At the beginning of September, teachers were busily preparing classrooms, students were nervously awaiting the start of classes, and teachers and students alike were lamenting the fact that summer was coming to an end. I’m sure if you take a moment to think back on your many first days of school, you’ll stir up memories of excitement, nervousness, fear, and a host of other emotions.
My most traumatizing first day happened at the start of first grade. My family had just moved to San Diego and I was starting in a brand new school. Like a studious and punctual child should, I arrived early in the morning, well before the start of school. As I entered Painted Rock Elementary, I was in awe at the huge playground that stood before me. After being instructed to set my lunch box at the front of our classroom lineup area, I took off to explore my new domain. For several minutes, I explored every inch of the playground, even venturing into the far reaches of the soccer field. Suddenly I stopped and realized that I couldn’t hear the sounds of other students any more. I turned around and they were all gone! Panic. I ran the back across the soccer field as quickly as I could, past the handball courts, across the blacktop, and back to my classroom lineup area. But when I got there, I saw no one. The absolute worst thing of all, my lunchbox was missing!!!
Now, I don’t remember if I broke down crying right then and there or if I somehow had the wherewithal to track down an adult and tell them my problem. But, eventually, someone rescued me, I found my class, and I even found my lunch box. The day turned out all right. But, those first few harrowing minutes have been etched in my mind ever since.
Fortunately since then, my first days of school have been a bit less traumatic. Last year, our first year at Alliance and my first as a teacher, probably ranks up there, but even that turned out all right. This year, I felt like a true veteran. I was no longer nervous about the first day of classes, what I would say, or how the students would react to me. I knew what to expect and I was comfortable with my surroundings. But, the same can’t be said for students who were arriving at Alliance for the first time.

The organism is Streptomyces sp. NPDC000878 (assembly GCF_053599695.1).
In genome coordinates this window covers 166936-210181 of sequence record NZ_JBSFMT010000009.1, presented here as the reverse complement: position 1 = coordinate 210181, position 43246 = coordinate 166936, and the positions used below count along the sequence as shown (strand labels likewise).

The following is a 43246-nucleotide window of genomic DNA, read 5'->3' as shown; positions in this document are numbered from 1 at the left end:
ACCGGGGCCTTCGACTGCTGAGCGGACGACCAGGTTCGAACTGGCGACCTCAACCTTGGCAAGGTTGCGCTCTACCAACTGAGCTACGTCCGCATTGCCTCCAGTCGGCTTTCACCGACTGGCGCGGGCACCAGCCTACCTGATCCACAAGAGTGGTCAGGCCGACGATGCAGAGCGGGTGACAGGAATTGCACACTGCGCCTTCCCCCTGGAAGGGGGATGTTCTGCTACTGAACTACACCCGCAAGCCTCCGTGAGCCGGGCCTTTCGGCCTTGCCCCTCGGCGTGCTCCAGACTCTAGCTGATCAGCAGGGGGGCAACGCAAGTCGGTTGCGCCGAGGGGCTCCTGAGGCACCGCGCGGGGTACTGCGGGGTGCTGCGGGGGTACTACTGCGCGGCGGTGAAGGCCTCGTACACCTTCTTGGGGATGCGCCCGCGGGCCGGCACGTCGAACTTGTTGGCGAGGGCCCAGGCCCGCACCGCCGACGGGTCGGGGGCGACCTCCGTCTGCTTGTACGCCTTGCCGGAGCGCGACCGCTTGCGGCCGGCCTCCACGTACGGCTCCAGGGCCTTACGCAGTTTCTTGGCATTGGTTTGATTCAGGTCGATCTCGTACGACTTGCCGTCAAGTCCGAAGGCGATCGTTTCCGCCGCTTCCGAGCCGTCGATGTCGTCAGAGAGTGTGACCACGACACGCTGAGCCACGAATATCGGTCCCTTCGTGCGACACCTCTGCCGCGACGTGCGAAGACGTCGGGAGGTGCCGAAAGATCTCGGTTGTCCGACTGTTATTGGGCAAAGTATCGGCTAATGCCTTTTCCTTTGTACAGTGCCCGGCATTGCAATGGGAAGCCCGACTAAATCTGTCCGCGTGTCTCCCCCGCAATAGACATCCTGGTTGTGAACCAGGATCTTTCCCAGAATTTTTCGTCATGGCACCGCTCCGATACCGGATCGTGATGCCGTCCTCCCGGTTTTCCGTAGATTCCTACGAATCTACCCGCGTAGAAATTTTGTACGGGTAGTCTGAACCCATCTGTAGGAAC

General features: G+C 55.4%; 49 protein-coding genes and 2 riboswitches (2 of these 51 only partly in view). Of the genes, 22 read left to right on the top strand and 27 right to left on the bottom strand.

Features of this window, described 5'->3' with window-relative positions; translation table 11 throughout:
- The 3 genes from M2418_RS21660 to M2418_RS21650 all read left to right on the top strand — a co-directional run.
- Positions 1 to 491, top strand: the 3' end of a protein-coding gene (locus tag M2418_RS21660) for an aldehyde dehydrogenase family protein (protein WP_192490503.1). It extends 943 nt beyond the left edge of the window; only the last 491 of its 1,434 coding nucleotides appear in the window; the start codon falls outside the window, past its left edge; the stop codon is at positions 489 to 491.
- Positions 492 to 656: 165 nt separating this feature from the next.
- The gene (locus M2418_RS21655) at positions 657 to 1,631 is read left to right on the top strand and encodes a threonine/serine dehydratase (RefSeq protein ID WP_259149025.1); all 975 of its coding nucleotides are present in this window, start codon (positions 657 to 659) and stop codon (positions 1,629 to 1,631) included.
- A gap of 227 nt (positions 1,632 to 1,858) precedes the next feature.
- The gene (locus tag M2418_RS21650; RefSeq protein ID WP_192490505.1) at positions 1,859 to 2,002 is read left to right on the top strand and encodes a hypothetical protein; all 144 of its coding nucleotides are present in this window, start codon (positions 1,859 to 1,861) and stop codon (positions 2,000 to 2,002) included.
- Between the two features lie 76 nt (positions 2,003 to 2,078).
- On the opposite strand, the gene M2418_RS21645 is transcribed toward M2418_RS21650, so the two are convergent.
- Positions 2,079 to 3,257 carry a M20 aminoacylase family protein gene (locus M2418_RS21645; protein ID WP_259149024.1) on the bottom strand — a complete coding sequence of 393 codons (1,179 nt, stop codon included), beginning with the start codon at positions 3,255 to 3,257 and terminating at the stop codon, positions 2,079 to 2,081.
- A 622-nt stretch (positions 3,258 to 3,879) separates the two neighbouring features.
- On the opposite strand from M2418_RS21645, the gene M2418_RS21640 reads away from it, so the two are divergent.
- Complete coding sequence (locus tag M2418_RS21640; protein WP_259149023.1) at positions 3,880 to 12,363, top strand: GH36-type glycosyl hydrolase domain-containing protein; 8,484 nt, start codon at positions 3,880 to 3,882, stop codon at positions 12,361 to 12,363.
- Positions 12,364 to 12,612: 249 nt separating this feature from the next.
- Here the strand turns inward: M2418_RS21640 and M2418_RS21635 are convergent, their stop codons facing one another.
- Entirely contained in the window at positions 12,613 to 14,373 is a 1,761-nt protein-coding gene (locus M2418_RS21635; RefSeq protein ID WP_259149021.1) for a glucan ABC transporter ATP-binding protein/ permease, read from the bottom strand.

In previous years, there’d be a brief opening assembly and then classes would begin. In one fell swoop, students would be thrust right from the joy of summer into lectures, homework, and all the other joys of a typical school day. But this year, the administration decided to give students a softer start to the year. Rather than a quick shove into the classroom, the first 3 days would be filled with games, assemblies, competitions, chapel, music and short (20-minute) classes all in an effort to get students interacting with each other and with their teachers in a more personal way.
As a teacher, you can’t accomplish a lot in 20 minutes, so I just got to know my students a little bit. Other teachers did the same and in the end, Welcome Week was a huge success. At Alliance, we care a great deal about relationships and Welcome Week gave us all a great opportunity to start the year on the right foot.
Here are a few photos (along with my commentary) from the week:
Students participated in a tug-o-war tournament. Unsurprisingly, the seniors won!
Even the faculty joined in the fun during a final showdown against the seniors. They lost. Yet another reason I don’t mind being the photographer…
We had chapel at one of the neighboring churches.
For worship, we got a group of faculty musicians together who really knew how to rock. I played bass and we all had a great time worshiping with the students. This photo is obviously taken before we played.
There was even a faculty vs. student soccer game. The faculty had a definite size advantage.
Each of the teams had to come up with their own unique dance to perform in front of the rest of the school. Some of them were quite good.
One of the students (who’s quite a character and a student in my AP Computer Science class) had some great dance moves that surprised everyone.
And finally, some students REALLY got into the team competition.
Now four weeks into school, I can say that the tone set during Welcome Week has continued to last. Hopefully it’ll remain throughout the rest of the year.
September 27, 2013 Ecuador